As the semiconductor device operates, the temperature thereof rises and causes a thermal expansion of the semiconductor material which, in turn, causes an expansion of the substrate 20. Because the heat is generated in the semiconductor device 10, it generally expands at a rate different from that of the substrate 20. As shown in FIG. 2, the change in length due to the lateral expansion of the semiconductor device 10 is designated ΔLA. The change in length of the substrate 20 due to temperature changes is designated as ΔLB. ΔLA will not generally equal ΔLB in the situation where the thermal expansion of the semiconductor device 10 is lower than the thermal expansion of the substrate 20. The differences in expansion rates and amounts of expansion is known to cause many physical stresses between the electrical semiconductor device 10 and the substrate 20. Although the semiconductor device 10 and the substrate 20 also expand in thickness, this dimensional change is not as great as the lateral dimensional change. Moreover, there is less of a constraining attachment between the two materials in the vertical direction. The materials are thus free to accommodate changes in thickness without affecting each other to the extent that reliability is a concern.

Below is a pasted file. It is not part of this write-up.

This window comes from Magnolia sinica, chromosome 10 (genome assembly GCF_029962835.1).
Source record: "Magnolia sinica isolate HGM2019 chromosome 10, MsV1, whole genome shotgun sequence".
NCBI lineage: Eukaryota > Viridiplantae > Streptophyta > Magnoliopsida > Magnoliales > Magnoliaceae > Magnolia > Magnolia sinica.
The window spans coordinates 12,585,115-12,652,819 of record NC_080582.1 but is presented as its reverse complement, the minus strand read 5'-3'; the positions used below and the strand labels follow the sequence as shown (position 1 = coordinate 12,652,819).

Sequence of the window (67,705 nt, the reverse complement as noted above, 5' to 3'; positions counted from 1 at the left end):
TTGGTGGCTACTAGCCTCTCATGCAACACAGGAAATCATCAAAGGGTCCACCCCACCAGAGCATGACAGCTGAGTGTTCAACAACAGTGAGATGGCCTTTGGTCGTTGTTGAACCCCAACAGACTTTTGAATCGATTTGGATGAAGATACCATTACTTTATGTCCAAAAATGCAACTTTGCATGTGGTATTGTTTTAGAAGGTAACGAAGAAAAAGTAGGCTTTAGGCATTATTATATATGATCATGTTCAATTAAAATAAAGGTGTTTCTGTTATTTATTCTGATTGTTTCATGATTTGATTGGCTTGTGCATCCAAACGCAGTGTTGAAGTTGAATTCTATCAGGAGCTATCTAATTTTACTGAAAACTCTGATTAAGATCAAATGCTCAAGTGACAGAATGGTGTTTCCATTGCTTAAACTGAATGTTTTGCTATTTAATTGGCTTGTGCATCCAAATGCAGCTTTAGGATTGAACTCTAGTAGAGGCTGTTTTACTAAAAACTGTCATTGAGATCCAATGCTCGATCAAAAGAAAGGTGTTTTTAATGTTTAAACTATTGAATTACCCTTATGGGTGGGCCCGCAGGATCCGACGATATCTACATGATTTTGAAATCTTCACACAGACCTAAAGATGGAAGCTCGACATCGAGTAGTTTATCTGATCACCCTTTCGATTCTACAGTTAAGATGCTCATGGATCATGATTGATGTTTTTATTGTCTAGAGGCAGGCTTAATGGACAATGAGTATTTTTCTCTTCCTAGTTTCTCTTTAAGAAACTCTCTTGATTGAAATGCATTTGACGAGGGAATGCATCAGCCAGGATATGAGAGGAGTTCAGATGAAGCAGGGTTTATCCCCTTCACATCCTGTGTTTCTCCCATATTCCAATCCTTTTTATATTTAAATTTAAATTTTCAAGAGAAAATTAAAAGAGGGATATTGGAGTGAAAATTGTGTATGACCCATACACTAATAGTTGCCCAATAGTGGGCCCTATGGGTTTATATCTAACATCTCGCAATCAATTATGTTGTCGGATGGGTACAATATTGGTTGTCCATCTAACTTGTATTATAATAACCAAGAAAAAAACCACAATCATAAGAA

According to an important feature of the present invention, the physical stresses created by the thermal expansion of the semiconductor device 10 and the substrate 20 are reduced by forming the top surface of the substrate 20 as a conical pedestal. As shown in the cross-sectional view of FIG. 3, the top surface of the substrate 20 is fabricated with a substantially uniform declining slope from the center thereof to the side edge of the substrate. By forming the top surface of the substrate 20 with a substantially uniform declining slope in the nature of a three-dimensional cone, the effects of temperature changes of the two different materials are reduced. In addition, by forming the angle α between the conical substrate surface and the lower surface of the semiconductor device 10 as a function of the thermal expansion coefficients of the materials, the amount of lateral expansion ΔLB (in the X direction) of the substrate 20 will be close to the lateral expansion ΔLA of the semiconductor device 10. It is understood that the direction of material expansion of concern of the semiconductor device 20 is in the X-direction, whereas the substrate 20 has a component of expansion in both the X and Y directions, due to its angled nature. Stated another way, even though the longitudinal component of expansion of the substrate 20 in an angled direction will be different from the semiconductor device 10, the lateral component ΔLB of expansion of the substrate 20 will more closely match the lateral expansion ΔLA of the semiconductor device 10. Accordingly, the declining slope is instrumental in matching the different lateral material expansion rates between the substrate 20 and the semiconductor device 10. It is realized that the angled region between the substrate 20 and the semiconductor device 10 would in practice be filled with solder or other suitable bonding adhesive. As a practical matter, the angle α is only important to the surfaces between the device 10 and the substrate to which the bonding material is applied. The surface shape or angle of those parts of the materials that are not directly bonded together is generally irrelevant.